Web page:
Women's narratives about identity, power and agency within a mining organisation in South Africa.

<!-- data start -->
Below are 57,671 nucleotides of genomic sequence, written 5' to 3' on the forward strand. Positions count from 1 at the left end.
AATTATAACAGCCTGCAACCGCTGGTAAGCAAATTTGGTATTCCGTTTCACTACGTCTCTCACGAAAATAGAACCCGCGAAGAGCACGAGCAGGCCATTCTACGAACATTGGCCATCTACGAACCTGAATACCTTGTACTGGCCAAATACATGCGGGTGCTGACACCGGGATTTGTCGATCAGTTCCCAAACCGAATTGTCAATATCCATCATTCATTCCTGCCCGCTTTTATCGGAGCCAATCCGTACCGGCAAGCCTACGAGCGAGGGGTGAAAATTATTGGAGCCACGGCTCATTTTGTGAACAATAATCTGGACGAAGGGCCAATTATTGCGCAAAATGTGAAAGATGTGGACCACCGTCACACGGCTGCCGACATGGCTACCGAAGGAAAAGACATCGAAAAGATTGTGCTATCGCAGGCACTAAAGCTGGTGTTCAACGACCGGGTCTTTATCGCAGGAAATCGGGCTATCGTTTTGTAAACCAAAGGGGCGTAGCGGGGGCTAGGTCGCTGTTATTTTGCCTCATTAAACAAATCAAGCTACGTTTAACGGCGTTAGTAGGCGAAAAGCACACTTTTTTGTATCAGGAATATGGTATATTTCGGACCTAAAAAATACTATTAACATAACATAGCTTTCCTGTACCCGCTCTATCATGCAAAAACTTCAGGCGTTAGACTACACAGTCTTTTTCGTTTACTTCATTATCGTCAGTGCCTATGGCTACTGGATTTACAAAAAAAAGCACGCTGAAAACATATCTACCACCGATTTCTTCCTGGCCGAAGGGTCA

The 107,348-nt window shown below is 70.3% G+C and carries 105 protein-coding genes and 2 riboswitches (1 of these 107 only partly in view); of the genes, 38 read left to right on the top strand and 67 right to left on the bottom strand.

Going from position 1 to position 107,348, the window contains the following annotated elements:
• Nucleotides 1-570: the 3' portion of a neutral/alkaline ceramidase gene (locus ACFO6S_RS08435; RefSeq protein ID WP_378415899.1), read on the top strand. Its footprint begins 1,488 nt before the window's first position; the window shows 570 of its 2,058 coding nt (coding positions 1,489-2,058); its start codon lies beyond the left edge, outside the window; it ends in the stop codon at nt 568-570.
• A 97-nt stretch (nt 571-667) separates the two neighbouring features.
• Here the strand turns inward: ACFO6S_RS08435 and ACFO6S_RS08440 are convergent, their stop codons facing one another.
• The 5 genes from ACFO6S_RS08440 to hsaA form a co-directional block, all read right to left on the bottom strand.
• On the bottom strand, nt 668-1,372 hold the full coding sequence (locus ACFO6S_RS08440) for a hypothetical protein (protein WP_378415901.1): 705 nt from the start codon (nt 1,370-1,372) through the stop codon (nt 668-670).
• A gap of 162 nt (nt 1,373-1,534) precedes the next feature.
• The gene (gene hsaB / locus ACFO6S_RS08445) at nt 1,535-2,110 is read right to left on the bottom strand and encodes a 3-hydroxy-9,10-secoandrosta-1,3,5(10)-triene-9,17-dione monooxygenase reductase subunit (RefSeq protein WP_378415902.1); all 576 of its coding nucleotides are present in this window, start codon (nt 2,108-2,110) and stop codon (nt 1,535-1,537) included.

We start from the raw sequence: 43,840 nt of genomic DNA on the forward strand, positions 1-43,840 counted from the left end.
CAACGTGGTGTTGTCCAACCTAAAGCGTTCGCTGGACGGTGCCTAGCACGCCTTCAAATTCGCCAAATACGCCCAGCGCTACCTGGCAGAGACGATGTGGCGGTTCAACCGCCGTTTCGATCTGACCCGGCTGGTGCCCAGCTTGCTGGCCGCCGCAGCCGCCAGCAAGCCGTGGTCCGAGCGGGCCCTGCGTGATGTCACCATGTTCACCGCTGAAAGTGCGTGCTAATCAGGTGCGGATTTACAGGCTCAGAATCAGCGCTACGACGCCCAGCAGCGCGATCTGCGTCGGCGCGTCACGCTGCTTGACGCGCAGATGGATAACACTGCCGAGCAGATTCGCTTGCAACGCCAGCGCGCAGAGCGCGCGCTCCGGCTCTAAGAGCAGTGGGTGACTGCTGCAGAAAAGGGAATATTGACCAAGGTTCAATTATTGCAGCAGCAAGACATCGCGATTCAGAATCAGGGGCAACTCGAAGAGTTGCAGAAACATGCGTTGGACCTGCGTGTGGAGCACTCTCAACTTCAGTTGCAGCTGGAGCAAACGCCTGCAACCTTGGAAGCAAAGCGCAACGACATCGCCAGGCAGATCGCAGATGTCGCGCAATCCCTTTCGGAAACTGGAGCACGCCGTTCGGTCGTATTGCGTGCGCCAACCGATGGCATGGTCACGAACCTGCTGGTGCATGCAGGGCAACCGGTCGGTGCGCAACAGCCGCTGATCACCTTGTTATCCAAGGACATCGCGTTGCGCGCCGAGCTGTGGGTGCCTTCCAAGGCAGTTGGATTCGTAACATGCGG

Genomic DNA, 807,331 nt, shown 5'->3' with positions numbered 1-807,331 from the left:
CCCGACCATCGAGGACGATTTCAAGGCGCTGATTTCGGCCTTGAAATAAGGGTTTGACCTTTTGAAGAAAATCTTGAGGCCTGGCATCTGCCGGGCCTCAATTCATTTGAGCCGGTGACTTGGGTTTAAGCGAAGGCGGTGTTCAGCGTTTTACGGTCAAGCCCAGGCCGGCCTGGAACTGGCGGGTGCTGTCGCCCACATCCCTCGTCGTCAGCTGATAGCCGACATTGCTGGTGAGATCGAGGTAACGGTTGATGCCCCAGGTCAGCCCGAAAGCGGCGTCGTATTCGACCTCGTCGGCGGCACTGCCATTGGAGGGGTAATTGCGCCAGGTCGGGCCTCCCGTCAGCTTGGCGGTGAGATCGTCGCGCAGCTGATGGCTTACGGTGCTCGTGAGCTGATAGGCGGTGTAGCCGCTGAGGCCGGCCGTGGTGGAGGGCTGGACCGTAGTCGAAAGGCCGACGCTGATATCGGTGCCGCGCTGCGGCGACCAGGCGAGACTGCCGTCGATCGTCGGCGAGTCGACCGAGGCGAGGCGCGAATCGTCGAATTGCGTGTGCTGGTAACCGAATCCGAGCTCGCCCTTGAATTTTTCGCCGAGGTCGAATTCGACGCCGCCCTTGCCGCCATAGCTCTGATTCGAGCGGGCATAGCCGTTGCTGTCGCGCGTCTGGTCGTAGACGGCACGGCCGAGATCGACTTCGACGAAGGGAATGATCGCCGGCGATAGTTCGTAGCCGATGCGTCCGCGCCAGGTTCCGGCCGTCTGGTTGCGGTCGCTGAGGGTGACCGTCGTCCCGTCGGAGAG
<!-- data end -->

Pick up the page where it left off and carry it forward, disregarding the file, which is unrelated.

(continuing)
The purpose of this study was to examine the complexities that constitute women’s narratives within a mining organisation in South Africa. A review of the literature suggests that social constructions about gender influence the way in which individuals construct narratives and meaning in their lives, which inform their ways of being. This research draws upon two main schools of thought, that is, post-modern social constructionism and post-structuralism. Based on these world views, a qualitative analysis was selected as the most appropriate research design. This research examined the narratives of nine women in senior positions from a single mining organisation, in the form of semi-structured in depth interviews carried out in September 2011. An ethnographic research design was selected, in line with the theoretical framework of this study. A thematic analysis was conducted, and the results revealed two central themes, viz. Navigating the interceptions between occupational and multiple identities; and negotiating a space for women in mining. The nature of identity that emerged from participant’s narratives was viewed as an act of weaving together the multiple strands of the self, where participants recognise the points at which these multiple strands intercept and where they diverge. So rather than merging these strands into a unified (and essentialist) self, participants seemed to recognise the fluid, dynamic and contextual sense of self and in-so-doing, participants began to, in their narrative, construct an authentic sense of self. At each interception participants are faced with (i) contradictions and ambiguity, or (ii) congruency of the self between roles, which emerged as ‘identity salience’. Interceptions were interpreted as an illustration of the micro-physics of power, as postulated by Foucault (1979). In some cases, participants internalise normative and ‘masculine’ prescriptions of the self, resulting in the reification of gendered norms and the subsequent ‘disciplining’ of the self to embody such norms. However, participants also exercise individual and collective agency in resisting dominant ideology, thereby driving shifts in the power dynamics of society and negotiating an authentic and egalitarian self, and space for women in mining.